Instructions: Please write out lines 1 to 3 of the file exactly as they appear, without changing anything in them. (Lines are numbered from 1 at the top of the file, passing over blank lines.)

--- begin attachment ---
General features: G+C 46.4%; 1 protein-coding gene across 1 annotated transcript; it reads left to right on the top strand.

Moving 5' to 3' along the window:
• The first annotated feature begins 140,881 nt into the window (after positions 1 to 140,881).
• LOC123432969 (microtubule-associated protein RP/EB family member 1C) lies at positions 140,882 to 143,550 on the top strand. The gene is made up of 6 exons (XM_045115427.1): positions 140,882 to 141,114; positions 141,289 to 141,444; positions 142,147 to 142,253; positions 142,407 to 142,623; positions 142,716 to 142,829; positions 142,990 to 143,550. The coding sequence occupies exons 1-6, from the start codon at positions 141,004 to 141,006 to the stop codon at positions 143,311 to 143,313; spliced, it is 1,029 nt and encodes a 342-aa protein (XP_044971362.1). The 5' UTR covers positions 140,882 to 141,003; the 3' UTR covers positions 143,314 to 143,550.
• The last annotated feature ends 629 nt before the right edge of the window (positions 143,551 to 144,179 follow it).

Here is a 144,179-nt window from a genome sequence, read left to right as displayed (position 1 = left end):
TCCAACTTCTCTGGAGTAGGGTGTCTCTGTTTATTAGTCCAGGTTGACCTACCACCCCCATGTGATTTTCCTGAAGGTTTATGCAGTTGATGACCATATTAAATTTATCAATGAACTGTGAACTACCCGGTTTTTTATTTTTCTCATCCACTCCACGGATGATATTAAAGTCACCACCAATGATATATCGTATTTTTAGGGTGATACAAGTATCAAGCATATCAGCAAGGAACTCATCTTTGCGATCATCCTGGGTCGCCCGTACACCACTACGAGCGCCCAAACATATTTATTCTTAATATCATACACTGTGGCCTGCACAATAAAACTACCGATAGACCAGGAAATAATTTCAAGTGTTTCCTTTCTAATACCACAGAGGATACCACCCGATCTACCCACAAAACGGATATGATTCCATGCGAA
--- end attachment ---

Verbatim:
General features: G+C 46.4%; 1 protein-coding gene across 1 annotated transcript; it reads left to right on the top strand.

Moving 5' to 3' along the window:
• The first annotated feature begins 140,881 nt into the window (after positions 1 to 140,881).